Testicular cancer: Most common among men 15-35

June 17, 2002|By AARON CLAVERIE

Staff Writer

Syndicated advice columnist Ann Landers recently urged all her male readers to perform a testicular self-exam every month.

"If you notice any changes, swelling or lumps, notify your doctor immediately," she wrote.

That's sound advice, but men who followed it to the letter, or enlisted the help of their wives, probably had no idea what they were doing.

No one blames those guys and those women. Sometimes it seems conditions down there change on a daily basis.

Is that a good lump? Is that supposed to be over there? What are these things floating around in there?

Without proper medical training those questions are unanswerable.

Fortunately, the folks at the American Cancer Society have published information that could be of some use to those hoping to pass a self-examination.


"Cancer of the testicle is very rare, affecting only 1 out of every 10,000 men ages 15-35," according to a Cancer Society's article. That would be the good news.

"Still, it is the most common cancer found in this age group," according to the society. That would be the bad.

For those in that age group, here's what to look for:

"If you find that one of your testicles is much larger or firmer than the other, or if you find a lump, whether painful or not, don't panic. The problem is usually not cancer, but you'll need to see your doctor to make sure."

There have been many famous people who found out the problem was cancer. The list of luminaries includes cycling legend Lance Armstrong and former baseball star John Kruk.

Both Kruk and Armstrong were able to best the disease with the help of skilled doctors who stopped the cancer from spreading. Nine of 10 reported cases are cured, according to the British medical journal Lancet.

However, neither the doctors who publish in Lancet nor the world-class physicians employed by Armstrong and Kruk have been able to determine the how or why of testicular cancer.

"The cause of testicular cancer is not well understood," the Cancer Society's article states.

It continues, "The most important known risk factor for testicular cancer is the history of one of your testicles not moving into your scrotum properly before you were of school age. However, most men who develop testicular cancer do not have this risk factor."

Not very encouraging, huh?

Still, every doctor in the Imperial Valley knows where to refer someone worried about testicular cancer and the doctors at the Imperial Valley Cancer Center, on La Brucherie Road in El Centro, can treat cancer patients if it turns out that the person who was worried had good cause to be.

Peg Scott, an assistant to the center's doctors, said the center has the only high-energy linear accelerator X-ray machine in the county.

On Friday she led a tour of the center's machine, including the inner workings that even patients don't usually see. Scott explained how the accelerator works and why it is vastly superior to the common X-ray machines with which most people are familiar.

To start, the linear accelerator machine is huge, imposing and powerful. It looks like something from "2001: A Space Odyssey" but it's technology is used for good.

Second it's capable of targeting all four sides of a cancerous tumor.

A patient undergoing treatment lies flat on their back and the head of the X-ray machine circles around the body to shoot radiation from above, the sides and below.

To make sure the radiation is focused solely on the tumor, every patient treated with the accelerator first undergoes a series of preliminary procedures.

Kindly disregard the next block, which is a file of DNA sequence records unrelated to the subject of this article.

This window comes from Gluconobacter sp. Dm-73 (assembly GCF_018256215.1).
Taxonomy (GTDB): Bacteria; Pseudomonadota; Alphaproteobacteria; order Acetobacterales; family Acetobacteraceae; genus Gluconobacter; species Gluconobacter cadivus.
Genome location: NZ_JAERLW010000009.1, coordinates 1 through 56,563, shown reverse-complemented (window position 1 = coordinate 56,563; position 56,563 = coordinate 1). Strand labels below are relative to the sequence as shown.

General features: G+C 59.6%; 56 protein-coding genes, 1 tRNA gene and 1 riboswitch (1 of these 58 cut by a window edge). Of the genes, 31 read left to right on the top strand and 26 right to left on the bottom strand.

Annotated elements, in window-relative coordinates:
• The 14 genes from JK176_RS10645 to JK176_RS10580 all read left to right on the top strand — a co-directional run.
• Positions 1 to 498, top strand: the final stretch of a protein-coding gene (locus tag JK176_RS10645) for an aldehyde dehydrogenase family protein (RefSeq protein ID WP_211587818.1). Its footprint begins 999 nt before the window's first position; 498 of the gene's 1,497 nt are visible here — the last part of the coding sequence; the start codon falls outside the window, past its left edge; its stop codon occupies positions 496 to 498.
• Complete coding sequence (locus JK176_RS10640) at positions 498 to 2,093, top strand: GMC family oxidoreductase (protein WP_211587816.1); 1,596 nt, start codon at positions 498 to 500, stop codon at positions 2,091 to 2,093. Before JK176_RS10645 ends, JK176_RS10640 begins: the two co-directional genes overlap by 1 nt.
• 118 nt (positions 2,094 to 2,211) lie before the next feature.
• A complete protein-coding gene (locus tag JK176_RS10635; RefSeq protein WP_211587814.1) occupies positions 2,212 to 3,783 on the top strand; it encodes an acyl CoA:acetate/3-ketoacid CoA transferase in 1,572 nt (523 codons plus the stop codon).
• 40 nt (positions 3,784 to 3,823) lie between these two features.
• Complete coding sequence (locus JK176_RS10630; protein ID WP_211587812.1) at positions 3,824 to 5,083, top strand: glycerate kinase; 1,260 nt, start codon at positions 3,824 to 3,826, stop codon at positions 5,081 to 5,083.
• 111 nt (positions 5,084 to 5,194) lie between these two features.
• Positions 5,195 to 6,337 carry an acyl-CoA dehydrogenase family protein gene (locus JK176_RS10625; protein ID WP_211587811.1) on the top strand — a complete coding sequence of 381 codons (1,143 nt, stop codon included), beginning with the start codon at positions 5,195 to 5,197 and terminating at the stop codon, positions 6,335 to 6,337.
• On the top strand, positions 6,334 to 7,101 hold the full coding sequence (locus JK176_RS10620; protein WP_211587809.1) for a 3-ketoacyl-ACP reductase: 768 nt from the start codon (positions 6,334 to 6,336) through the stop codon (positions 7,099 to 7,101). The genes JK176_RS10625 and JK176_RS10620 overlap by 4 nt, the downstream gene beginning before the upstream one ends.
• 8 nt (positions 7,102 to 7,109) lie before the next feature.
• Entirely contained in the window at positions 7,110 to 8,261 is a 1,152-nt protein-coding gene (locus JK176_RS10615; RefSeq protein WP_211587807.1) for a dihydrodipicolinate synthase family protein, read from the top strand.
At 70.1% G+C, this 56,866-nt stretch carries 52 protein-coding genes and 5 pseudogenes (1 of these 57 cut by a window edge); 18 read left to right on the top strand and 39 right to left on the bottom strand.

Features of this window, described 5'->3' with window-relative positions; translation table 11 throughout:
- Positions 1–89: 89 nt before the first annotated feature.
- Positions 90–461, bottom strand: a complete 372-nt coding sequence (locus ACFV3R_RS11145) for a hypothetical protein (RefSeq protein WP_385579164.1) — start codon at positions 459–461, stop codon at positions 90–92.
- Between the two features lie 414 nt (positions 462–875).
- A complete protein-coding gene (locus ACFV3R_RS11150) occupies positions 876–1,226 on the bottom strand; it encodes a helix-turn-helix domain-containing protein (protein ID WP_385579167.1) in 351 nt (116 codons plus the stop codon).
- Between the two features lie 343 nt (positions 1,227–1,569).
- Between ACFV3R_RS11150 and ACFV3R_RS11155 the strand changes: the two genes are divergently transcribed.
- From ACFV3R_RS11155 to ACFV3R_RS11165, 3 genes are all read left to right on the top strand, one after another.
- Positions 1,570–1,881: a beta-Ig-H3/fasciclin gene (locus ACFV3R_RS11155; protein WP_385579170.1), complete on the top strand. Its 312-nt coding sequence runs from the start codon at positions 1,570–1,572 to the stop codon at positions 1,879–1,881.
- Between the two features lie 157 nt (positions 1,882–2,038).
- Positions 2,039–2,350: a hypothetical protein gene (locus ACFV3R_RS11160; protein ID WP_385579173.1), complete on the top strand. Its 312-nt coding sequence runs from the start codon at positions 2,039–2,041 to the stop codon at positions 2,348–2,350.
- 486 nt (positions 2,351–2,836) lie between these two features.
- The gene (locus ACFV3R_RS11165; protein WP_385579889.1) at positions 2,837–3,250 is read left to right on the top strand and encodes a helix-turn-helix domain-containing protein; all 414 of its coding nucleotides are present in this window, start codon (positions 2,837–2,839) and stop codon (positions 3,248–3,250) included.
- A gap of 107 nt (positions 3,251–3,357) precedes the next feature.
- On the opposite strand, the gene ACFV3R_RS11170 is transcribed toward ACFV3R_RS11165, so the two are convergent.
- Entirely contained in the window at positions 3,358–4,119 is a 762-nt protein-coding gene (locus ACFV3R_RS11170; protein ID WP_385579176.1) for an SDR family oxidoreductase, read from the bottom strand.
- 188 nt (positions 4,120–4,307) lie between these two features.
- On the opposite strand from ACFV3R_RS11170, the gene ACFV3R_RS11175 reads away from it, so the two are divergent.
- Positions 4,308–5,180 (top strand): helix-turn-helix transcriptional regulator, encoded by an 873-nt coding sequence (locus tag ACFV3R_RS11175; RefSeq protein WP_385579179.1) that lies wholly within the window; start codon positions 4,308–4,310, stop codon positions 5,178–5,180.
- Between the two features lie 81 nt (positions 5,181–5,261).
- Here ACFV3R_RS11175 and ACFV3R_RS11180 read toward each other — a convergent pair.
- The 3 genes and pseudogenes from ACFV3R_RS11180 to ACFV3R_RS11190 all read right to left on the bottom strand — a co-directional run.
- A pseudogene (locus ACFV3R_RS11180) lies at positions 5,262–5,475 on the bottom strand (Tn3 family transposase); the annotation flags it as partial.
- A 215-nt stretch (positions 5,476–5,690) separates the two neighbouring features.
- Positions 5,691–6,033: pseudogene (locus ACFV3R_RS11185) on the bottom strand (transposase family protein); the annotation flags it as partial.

First, radiation therapists Anthony Britton and Phyllis Luchetti, working with the center's doctors, pinpoint the exact spot of the cancer using a computerized axial topography scanner, called a CAT scan machine for short. After the cancer is isolated, the therapists feed the data into a computer to create three- dimensional computerized models.

This information is then processed by another computer that operates a machine that carves the shape of the tumor into a piece of blue foam.

Using the hunks of blue foam, the therapists create lead molds that are placed into the head of the X-ray machine. The lead molds focus the radiation so that only the tumor is targeted.

The precision of the whole operation is especially important in the treatment of prostate cancer and testicular cancer because it helps cut down on post-treatment problems such as rectal bleeding and urinary issues, Scott said.

A decade ago, such equipment wasn't available on a nationwide scale as it is now. In the past five years, as more doctors have started building offices around a linear accelerator, treatment of cancer has vastly improved, Scott said.

There are far fewer problems with radiation related side effects and more people are able to recover faster.

Still, sometimes, even in this age of medical advances, some people don't make it. Before anyone is treated at the center, the patient has a private consultation with a doctor.

"We ask what can we offer you," she said.

Sometimes it's just making the patient's last few days comfortable, she said.

And that's why Ann Landers wants all the guys out there to check themselves.

For those who don't want to bother, there's this excerpt from an article posted on one of the British Broadcasting Corp.'s Web sites:

"A recent issue of Lancet featured the case of a 17-year-old who died four days after a road accident in which he had sustained only minor injuries.

"He was killed by a blood clot in the lung, which a post-mortem found was not linked to the accident but to a testicular tumor that had probably been present for months.

"The tumor was 12 centimeters long, and secondary tumors were found in the liver and bones."

>> Staff Writer Aaron Claverie can be reached at 337-3419 or

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